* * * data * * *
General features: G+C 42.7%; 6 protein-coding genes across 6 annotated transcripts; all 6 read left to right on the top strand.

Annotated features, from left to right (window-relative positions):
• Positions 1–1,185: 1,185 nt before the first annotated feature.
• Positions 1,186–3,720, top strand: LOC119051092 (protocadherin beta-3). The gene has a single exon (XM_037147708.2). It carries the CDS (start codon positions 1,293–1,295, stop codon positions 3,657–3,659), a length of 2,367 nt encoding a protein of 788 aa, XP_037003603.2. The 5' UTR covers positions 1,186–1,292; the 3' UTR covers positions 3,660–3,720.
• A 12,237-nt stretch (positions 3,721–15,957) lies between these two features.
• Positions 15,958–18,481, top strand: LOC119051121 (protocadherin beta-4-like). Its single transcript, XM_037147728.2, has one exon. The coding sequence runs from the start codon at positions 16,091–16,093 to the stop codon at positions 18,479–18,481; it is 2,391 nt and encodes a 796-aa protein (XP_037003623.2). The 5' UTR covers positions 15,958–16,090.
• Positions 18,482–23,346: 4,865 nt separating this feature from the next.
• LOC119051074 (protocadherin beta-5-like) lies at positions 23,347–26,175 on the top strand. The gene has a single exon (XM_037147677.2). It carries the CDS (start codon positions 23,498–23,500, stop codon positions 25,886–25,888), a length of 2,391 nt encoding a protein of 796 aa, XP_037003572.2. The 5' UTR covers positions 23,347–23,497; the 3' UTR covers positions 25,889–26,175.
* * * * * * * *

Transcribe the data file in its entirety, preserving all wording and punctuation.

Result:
General features: G+C 42.7%; 6 protein-coding genes across 6 annotated transcripts; all 6 read left to right on the top strand.

Annotated features, from left to right (window-relative positions):
• Positions 1–1,185: 1,185 nt before the first annotated feature.
• Positions 1,186–3,720, top strand: LOC119051092 (protocadherin beta-3). The gene has a single exon (XM_037147708.2). It carries the CDS (start codon positions 1,293–1,295, stop codon positions 3,657–3,659), a length of 2,367 nt encoding a protein of 788 aa, XP_037003603.2. The 5' UTR covers positions 1,186–1,292; the 3' UTR covers positions 3,660–3,720.
• A 12,237-nt stretch (positions 3,721–15,957) lies between these two features.
• Positions 15,958–18,481, top strand: LOC119051121 (protocadherin beta-4-like). Its single transcript, XM_037147728.2, has one exon. The coding sequence runs from the start codon at positions 16,091–16,093 to the stop codon at positions 18,479–18,481; it is 2,391 nt and encodes a 796-aa protein (XP_037003623.2). The 5' UTR covers positions 15,958–16,090.
• Positions 18,482–23,346: 4,865 nt separating this feature from the next.
• LOC119051074 (protocadherin beta-5-like) lies at positions 23,347–26,175 on the top strand. The gene has a single exon (XM_037147677.2). It carries the CDS (start codon positions 23,498–23,500, stop codon positions 25,886–25,888), a length of 2,391 nt encoding a protein of 796 aa, XP_037003572.2. The 5' UTR covers positions 23,347–23,497; the 3' UTR covers positions 25,889–26,175.